Monthly Archives: December 2015

Good recommendations by PPIC/UCD group.

I find it dismayingly easy to write critiques of people that I substantially agree with, but have some minor point of disagreement.  Often that’s easier than taking on a fundamentally different viewpoint.  But I’m finding even less to say when I don’t even have a minor point of disagreement.

The UCD/PPIC group made fantastic recommendations to the State Board on Measuring and Reporting Water Diversions.  We would be substantially better off if those were thoroughly implemented.  Too often recently, the state agencies have been pleading for money to support the gauging stations they already have.  Some of those gauges have been providing decades of data; I have heard that after funding cuts, some personnel have continued checking gauges on their own time, so there aren’t holes in the record.  More instruments, more telemetry would be a very welcome change.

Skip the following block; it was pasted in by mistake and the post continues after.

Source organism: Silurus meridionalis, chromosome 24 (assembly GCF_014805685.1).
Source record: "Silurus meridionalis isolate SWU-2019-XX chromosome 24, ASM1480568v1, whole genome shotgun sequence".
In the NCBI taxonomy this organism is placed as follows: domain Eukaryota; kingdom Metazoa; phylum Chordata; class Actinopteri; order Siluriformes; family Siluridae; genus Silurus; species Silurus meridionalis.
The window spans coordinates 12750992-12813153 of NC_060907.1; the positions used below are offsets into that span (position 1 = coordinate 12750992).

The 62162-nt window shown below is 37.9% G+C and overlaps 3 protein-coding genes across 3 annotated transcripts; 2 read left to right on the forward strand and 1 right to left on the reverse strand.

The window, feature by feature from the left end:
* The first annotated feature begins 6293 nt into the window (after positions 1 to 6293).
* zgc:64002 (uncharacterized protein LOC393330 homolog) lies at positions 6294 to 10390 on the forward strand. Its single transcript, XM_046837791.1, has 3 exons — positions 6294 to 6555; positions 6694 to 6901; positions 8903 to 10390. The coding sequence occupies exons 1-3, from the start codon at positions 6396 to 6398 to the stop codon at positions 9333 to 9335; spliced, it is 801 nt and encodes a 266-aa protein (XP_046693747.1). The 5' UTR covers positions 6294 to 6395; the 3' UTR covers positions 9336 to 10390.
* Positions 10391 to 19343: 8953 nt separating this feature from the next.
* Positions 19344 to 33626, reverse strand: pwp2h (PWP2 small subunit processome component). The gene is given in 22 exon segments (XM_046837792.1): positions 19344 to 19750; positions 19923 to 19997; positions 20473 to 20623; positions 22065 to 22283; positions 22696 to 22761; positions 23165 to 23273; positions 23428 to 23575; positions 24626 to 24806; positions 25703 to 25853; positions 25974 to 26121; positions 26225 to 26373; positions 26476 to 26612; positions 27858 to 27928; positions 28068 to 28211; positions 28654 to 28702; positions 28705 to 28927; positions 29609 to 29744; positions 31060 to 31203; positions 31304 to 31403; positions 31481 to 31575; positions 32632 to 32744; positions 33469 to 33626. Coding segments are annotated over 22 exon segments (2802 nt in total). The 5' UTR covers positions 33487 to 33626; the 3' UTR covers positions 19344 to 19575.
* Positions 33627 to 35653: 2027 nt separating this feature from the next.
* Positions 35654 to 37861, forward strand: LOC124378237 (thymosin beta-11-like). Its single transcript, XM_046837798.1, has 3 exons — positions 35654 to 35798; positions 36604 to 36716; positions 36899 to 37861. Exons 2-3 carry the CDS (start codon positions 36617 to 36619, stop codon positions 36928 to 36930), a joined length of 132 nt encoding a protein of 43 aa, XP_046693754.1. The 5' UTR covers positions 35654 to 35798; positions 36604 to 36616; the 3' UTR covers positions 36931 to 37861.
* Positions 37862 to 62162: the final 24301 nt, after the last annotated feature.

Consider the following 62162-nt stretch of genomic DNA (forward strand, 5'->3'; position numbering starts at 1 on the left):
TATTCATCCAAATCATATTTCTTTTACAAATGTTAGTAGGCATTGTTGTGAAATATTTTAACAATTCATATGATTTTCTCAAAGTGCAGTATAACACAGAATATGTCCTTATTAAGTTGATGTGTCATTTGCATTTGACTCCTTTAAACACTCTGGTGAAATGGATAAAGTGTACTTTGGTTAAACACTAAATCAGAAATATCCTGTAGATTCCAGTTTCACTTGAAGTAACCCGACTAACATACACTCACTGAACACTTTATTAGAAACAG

I also liked and agreed with the proposals in PPIC’s recent Allocating California’s Water: Directions for Reform.  I especially liked setting instream flows as the most senior water diverters, if we are going to keep our incredibly stupid and unjust seniority-based system.   I didn’t think Allocating California’s Water went far enough, but the things they propose don’t foreclose any future options either and they tidy up some problems nicely.  So I am in favor!

I thought the language in this EDF op-ed was interesting.  He discusses removing barriers to “water sharing”, of which a market might be one example.  I’d be pleased if we moved away from the inevitable “water market” or “water transfers” (which are also purchases) as the only means of moving water to different users.  Maybe this marks a change in environmentalist support for water markets as the win-win, nobody-hates-you-for-saying-it proposal.